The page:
I plan to examine three primary sources and four secondary sources for this project. Consider the list of sources presented below this paragraph for feedback. Primary sources referred in this research consist of two interviews given by Neymar and Ronaldo, and an image of the Brazilian national soccer team to convey issues of race such as diversity, discrimination, identity, and mobilization across football culture in Brazil. Moreover, scholarly sources will provide an overall background of football trends in Brazil. Roger Kittleson argues that the Brazilian football style has absorbed popular Brazilian cultures such as Samba and carnivals, as the sport was strongly advocated by African Brazilians. Kittleson notes social mobility within football culture attracts racial minorities, as the sport is strictly based on individual’s talent not his or her race. Kittleson further views transculturation as an integral factor in adapting European football in Brazil. Janet Lever expands Kittleson’s idea through taking account of soccer as a nation-wide obsession that sets social and cultural norms in Brazil. As this research focuses on linking culture with race, two articles addressing two Brazilian football players (Ronaldo and Kaka), each identified as Afro and European Brazilian, will be examined throughout this project. Both scholars discuss various cultural impacts soccer players produce in Brazil, which are influenced by race.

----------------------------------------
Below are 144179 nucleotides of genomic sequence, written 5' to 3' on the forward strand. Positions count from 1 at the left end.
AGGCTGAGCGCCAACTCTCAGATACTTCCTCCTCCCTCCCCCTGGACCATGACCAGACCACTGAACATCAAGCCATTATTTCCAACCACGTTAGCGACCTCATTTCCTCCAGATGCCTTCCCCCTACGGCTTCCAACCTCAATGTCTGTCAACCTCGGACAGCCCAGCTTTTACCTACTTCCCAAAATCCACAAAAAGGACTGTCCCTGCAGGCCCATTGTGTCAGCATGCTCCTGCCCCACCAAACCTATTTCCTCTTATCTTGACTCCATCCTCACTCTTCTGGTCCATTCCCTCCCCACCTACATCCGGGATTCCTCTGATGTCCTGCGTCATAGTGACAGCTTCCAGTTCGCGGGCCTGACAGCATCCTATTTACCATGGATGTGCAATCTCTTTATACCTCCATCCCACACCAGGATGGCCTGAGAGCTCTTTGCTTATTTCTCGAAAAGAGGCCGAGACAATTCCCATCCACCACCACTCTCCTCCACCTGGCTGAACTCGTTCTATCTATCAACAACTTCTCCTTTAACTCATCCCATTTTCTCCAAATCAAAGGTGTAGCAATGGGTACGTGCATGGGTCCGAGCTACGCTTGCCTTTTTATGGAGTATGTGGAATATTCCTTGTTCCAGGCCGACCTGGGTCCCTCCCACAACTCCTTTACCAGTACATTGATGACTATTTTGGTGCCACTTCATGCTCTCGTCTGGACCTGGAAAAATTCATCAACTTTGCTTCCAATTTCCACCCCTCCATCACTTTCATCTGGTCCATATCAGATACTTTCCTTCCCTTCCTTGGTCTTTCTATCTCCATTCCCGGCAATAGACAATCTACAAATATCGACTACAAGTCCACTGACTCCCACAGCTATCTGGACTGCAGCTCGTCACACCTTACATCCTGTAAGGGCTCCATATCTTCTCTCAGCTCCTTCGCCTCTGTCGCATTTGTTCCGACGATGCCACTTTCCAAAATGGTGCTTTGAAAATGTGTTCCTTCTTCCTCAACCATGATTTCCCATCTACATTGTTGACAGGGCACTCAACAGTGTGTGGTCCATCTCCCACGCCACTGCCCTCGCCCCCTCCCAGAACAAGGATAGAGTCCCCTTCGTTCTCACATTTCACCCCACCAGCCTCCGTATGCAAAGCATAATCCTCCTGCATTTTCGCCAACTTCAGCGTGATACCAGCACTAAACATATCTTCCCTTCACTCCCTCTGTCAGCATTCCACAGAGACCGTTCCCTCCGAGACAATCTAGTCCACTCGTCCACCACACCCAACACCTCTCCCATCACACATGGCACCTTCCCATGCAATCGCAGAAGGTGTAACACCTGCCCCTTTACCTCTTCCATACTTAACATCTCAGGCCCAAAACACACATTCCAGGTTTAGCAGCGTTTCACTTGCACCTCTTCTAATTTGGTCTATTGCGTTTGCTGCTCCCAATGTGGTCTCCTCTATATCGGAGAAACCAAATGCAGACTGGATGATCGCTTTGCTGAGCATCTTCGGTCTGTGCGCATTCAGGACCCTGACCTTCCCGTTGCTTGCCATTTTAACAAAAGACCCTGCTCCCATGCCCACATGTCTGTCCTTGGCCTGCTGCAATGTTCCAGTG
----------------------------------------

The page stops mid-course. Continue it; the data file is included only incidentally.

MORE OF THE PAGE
“Brazil National Team.” Digital image. Soccer.com. Accessed February 13, 2018. https://www.google.com/search?q=Brazilian national soccer team&rlz=1C5CHFA_enUS782US782&source=lnms&tbm=isch&sa=X&ved=0ah UKEwjLv5qNqaPZAhWl3YMKHVAnBa0Q_AUICygC&biw=1440&bih=803#imgrc =ptRPI34884ZlTM:.
“Brazil: The ideology of “whitening” and the struggle for a black identity.” Black Women of Brazil. May 09, 2013. Accessed February 13, 2018. https:// blackwomenofbrazil.co/2012/02/09/brazil-the-ideology-of-whitening-and- the- struggle-for-a-black-identity/.
“Neymar Jr, Brazilian Racism and The World Cup of Football (soccer).” The Corn Dealers House. July 30, 2014. Accessed February 13, 2018. https:// tcdh.wordpress.com/2014/06/24/neymar-jr-brazilian-racism-and-the-world-cup- of-football-soccer/.
Kittleson, Roger Alan. The Country of Football: Soccer and the Making of Modern Brazil. Vol. 2. Univ of California Press, 2014.
Kulick, Don. “Soccer, Sex and Scandal in Brazil.” Anthropology Now 1, no. 3 (2009): 32-42. http://www.jstor.org/stable/41203556.
Lever, Janet. “Soccer as a Brazilian Way of Life.” Games, Sport and Power, ed. Gregory P. Stone 156 (1972): 138-159.
Jones, Jeremy V. Toward the Goal, Revised Edition: The Kaká Story. Zonderkidz, 2014.